September 29, 2021

BAF- Balanced Advantage Fakery

A first-time investor in Indian funds, who recently relocated from the US, reached out to me with this question: “How is a ‘balanced advantage fund’ different from a dynamic asset allocation fund?”    He expanded on that saying that until recently, he thought they were one and the same- that a ‘balanced advantage fund’ was just a desi term (his words) for a dynamic asset allocation fund.  But now, after reading something, he wasn’t so sure.

The term ‘balanced advantage funds’- if I can actually call it a term- did indeed evolve as a sort of an Indianism for tactical (or dynamic) asset allocation funds after a number of such funds, one by one, adopted the words ‘balanced advantage’ as part of their name.  In part, one could attribute that to a 2017 circular from SEBI in which it drew up most of the scheme categories as they exist today.

Unfortunately, some fund houses have reduced its use to a marketing ploy.  There is at least one fund house that uses this term as a masquerade (more on that later).  Lastly, there are individuals, including journalists, who use it out of ignorance and/ or indifference.  In my experience, this lack of authentic communication has ended up confusing and misleading many investors.  I suspected that something on those lines had happened with this investor as well.  It turned out to be worse than I thought.

The investor had read a recent interview of a senior executive at one of the largest fund houses in which he made this bizarre assertion:

…as per SEBI, we can either have dynamic asset allocation or balanced advantage fund.

With all the politeness and political correctness that I could muster, I explained to the investor that what the executive had said, was utter nonsense.  As evidence, I shared with the investor, copies of the SIDs of a few schemes, all of which had the words ‘Balanced Advantage’ in their names.  This included a scheme that is managed by the fund house where the aforementioned executive is employed.  In all these SIDs, as statutorily required, the ‘type of scheme’ is mentioned as ‘dynamic asset allocation fund’.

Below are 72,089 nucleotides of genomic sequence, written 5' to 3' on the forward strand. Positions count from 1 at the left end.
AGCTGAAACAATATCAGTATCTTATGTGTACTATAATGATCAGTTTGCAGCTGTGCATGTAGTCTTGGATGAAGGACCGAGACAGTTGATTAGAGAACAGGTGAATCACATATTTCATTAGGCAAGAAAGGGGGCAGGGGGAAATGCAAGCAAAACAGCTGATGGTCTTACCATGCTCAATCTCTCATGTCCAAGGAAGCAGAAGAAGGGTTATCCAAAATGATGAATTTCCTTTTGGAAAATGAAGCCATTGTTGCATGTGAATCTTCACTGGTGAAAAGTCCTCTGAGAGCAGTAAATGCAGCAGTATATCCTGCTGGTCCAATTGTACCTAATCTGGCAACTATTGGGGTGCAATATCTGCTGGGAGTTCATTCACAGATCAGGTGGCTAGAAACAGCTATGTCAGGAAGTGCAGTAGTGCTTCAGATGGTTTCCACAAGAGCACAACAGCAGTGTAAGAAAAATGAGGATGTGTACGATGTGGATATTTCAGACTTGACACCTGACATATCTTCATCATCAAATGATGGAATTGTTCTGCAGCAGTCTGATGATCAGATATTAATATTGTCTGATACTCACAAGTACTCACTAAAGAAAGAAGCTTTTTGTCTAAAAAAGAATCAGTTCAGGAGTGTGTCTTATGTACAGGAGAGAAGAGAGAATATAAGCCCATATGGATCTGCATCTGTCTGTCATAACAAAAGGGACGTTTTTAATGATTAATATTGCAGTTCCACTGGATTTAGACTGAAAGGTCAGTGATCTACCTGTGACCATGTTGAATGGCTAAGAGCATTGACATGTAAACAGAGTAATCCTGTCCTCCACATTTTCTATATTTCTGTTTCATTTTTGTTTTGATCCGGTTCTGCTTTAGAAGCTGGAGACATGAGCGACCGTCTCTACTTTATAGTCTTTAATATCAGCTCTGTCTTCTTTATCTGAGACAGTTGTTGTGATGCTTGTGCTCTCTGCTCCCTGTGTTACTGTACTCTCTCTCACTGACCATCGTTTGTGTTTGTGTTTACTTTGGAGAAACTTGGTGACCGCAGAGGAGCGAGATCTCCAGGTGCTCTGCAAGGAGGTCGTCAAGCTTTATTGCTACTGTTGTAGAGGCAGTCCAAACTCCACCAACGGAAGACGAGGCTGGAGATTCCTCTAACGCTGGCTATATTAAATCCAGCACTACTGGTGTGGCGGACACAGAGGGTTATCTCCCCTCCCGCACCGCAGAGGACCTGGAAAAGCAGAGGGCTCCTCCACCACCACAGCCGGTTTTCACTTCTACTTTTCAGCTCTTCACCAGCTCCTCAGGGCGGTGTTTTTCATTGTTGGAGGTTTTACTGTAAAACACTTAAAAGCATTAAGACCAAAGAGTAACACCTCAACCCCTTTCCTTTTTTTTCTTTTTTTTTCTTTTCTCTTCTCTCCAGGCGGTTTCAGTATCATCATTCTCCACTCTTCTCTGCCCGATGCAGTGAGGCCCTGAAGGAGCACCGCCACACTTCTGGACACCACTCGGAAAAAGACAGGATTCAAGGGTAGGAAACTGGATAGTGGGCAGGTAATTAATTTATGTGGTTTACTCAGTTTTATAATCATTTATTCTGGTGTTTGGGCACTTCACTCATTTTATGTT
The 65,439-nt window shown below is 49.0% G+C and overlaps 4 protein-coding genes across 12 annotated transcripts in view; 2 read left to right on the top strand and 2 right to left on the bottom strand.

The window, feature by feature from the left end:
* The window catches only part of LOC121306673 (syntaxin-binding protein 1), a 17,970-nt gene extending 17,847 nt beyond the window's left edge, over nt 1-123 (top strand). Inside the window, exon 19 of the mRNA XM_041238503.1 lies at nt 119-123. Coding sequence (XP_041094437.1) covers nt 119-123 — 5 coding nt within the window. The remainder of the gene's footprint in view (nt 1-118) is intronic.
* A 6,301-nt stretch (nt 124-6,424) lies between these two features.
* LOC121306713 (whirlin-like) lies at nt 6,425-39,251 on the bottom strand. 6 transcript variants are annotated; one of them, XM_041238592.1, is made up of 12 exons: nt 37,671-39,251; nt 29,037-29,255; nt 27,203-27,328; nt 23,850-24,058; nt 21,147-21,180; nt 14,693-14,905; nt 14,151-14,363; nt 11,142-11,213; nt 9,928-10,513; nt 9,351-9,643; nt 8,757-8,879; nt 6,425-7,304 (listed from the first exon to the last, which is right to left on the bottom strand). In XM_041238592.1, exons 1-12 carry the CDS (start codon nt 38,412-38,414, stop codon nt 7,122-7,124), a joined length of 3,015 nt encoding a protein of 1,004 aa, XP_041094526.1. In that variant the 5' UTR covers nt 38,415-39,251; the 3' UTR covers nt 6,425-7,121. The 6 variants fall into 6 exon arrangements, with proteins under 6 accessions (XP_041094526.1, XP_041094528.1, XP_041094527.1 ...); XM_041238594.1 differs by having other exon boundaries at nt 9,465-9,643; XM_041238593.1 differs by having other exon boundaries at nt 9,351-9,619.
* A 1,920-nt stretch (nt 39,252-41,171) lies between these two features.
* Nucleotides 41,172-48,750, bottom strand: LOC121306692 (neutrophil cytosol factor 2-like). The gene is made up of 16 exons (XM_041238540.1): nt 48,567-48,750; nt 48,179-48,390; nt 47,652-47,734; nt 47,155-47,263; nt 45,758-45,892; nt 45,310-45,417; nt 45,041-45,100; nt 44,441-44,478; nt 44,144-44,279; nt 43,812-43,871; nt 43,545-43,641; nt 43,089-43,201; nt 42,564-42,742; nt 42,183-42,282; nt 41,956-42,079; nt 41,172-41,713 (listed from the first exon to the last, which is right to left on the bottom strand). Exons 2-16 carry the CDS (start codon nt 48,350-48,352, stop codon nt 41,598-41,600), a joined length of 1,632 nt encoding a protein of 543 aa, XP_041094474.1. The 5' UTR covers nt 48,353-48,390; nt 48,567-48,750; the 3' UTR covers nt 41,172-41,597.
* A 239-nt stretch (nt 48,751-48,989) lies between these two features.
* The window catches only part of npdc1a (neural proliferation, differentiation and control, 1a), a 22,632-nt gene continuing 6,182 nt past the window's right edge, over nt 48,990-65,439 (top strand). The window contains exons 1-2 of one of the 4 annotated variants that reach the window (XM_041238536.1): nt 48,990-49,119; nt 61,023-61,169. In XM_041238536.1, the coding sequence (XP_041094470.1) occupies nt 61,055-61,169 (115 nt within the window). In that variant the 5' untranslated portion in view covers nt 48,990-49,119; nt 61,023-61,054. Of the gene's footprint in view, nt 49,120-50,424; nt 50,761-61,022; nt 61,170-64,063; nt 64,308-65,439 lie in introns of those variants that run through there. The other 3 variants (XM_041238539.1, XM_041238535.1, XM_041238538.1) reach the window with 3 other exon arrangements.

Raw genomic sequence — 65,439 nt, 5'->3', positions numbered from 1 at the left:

I further pointed out to the investor that any fund with the words ‘Balanced Advantage’ in its name could have just as well had the words ‘Dynamic Asset Allocation’ in its name, and vice versa.  In fact, a dynamic asset allocation fund can be called anything else, if SEBI is willing to go along with that.  Thus, we have a few funds that prefer ‘Dynamic Equity’ in their name, and one that goes by the name of ‘Equity Debt Rebalancer’.

It seemed as if I had got across to the investor, but he had one more related question.  Why was it that in India he could find no ‘balanced’ funds, and only ‘balanced advantage’ funds?

It’s a great question, if you ask me.  To this, I would add a few more. 

  • Why did SEBI emphatically limit the use of the word ‘balanced’ in fund names but saw no issue with the term ‘balanced advantage’? 
  • Why has SEBI allowed HDFC Balanced Advantage Fund to be called as such, and categorized as it is, when it is indisputably managed as an ‘equity hybrid’ fund?  
  • How is it that the SID of HDFC Balanced Advantage Fund mentions its scheme type as ‘balanced advantage fund’, which is in violation of SEBI’s 2017 circular? 
  • Who should be held responsible for investors making poor choices in selecting a dynamic asset allocation fund, just because they aren’t privy to any of this?

To be clear, I support SEBI’s efforts in curtailing the use of misleading terminology.  However, issues and anomalies such as the ones I have pointed out, hurt SEBI’s credibility and undermine its efforts in that direction.

Dynamic asset allocation funds have the potential to do more good for lay investors than any other category.  But I think it’s worth remembering that this is also one of the most challenging categories to select a fund from, and to monitor. 

As with most hybrid funds, these funds need close scrutiny because, by and large, there are no restrictions on where the equity portfolio will be invested or how the debt portfolio will be managed.  In addition, investors need to be clear about how each fund proposes to make its tactical shifts, the limits to that, and the rationale behind that.  Investors also need to keep track of how each fund’s allocation is split between unhedged equity, hedged equity, and debt instruments. 

At the very least, fund houses should refrain from playing devious name games with investors.

Next ➡ ⬅ Previous